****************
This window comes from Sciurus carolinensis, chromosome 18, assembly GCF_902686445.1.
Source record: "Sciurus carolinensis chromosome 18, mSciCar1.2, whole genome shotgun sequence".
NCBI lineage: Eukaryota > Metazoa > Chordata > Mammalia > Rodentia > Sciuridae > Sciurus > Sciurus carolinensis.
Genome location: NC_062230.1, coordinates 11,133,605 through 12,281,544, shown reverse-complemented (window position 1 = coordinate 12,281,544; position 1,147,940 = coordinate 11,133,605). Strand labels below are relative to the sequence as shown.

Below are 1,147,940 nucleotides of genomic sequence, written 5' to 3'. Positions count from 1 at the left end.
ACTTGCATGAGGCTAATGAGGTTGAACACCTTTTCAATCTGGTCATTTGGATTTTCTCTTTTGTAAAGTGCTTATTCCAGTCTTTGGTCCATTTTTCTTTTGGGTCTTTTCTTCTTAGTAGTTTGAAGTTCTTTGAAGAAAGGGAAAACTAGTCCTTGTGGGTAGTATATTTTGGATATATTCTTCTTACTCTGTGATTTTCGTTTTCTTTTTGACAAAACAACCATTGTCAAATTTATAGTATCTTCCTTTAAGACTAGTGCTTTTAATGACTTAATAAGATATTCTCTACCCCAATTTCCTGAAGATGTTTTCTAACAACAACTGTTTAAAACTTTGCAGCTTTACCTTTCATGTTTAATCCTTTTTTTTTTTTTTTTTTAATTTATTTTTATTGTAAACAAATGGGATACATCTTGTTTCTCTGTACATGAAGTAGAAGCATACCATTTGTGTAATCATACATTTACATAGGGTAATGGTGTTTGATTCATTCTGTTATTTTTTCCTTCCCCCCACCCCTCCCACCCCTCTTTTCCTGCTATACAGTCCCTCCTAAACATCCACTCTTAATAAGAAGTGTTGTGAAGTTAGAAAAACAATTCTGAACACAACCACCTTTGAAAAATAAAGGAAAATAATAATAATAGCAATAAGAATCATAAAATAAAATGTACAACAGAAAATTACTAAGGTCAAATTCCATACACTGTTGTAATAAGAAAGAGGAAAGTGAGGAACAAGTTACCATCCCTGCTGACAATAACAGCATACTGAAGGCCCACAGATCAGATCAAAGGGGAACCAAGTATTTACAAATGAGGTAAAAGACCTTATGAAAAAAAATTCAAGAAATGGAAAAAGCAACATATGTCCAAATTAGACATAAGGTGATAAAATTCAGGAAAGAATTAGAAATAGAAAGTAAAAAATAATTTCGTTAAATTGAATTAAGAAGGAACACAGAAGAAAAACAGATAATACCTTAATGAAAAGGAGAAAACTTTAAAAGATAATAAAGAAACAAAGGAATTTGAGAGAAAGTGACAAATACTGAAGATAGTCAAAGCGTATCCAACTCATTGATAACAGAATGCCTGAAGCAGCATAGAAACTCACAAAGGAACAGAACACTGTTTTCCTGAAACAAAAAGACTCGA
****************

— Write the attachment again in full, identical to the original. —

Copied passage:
This window comes from Sciurus carolinensis, chromosome 18, assembly GCF_902686445.1.
Source record: "Sciurus carolinensis chromosome 18, mSciCar1.2, whole genome shotgun sequence".
NCBI lineage: Eukaryota > Metazoa > Chordata > Mammalia > Rodentia > Sciuridae > Sciurus > Sciurus carolinensis.
Genome location: NC_062230.1, coordinates 11,133,605 through 12,281,544, shown reverse-complemented (window position 1 = coordinate 12,281,544; position 1,147,940 = coordinate 11,133,605). Strand labels below are relative to the sequence as shown.

Below are 1,147,940 nucleotides of genomic sequence, written 5' to 3'. Positions count from 1 at the left end.
ACTTGCATGAGGCTAATGAGGTTGAACACCTTTTCAATCTGGTCATTTGGATTTTCTCTTTTGTAAAGTGCTTATTCCAGTCTTTGGTCCATTTTTCTTTTGGGTCTTTTCTTCTTAGTAGTTTGAAGTTCTTTGAAGAAAGGGAAAACTAGTCCTTGTGGGTAGTATATTTTGGATATATTCTTCTTACTCTGTGATTTTCGTTTTCTTTTTGACAAAACAACCATTGTCAAATTTATAGTATCTTCCTTTAAGACTAGTGCTTTTAATGACTTAATAAGATATTCTCTACCCCAATTTCCTGAAGATGTTTTCTAACAACAACTGTTTAAAACTTTGCAGCTTTACCTTTCATGTTTAATCCTTTTTTTTTTTTTTTTTTAATTTATTTTTATTGTAAACAAATGGGATACATCTTGTTTCTCTGTACATGAAGTAGAAGCATACCATTTGTGTAATCATACATTTACATAGGGTAATGGTGTTTGATTCATTCTGTTATTTTTTCCTTCCCCCCACCCCTCCCACCCCTCTTTTCCTGCTATACAGTCCCTCCTAAACATCCACTCTTAATAAGAAGTGTTGTGAAGTTAGAAAAACAATTCTGAACACAACCACCTTTGAAAAATAAAGGAAAATAATAATAATAGCAATAAGAATCATAAAATAAAATGTACAACAGAAAATTACTAAGGTCAAATTCCATACACTGTTGTAATAAGAAAGAGGAAAGTGAGGAACAAGTTACCATCCCTGCTGACAATAACAGCATACTGAAGGCCCACAGATCAGATCAAAGGGGAACCAAGTATTTACAAATGAGGTAAAAGACCTTATGAAAAAAAATTCAAGAAATGGAAAAAGCAACATATGTCCAAATTAGACATAAGGTGATAAAATTCAGGAAAGAATTAGAAATAGAAAGTAAAAAATAATTTCGTTAAATTGAATTAAGAAGGAACACAGAAGAAAAACAGATAATACCTTAATGAAAAGGAGAAAACTTTAAAAGATAATAAAGAAACAAAGGAATTTGAGAGAAAGTGACAAATACTGAAGATAGTCAAAGCGTATCCAACTCATTGATAACAGAATGCCTGAAGCAGCATAGAAACTCACAAAGGAACAGAACACTGTTTTCCTGAAACAAAAAGACTCGA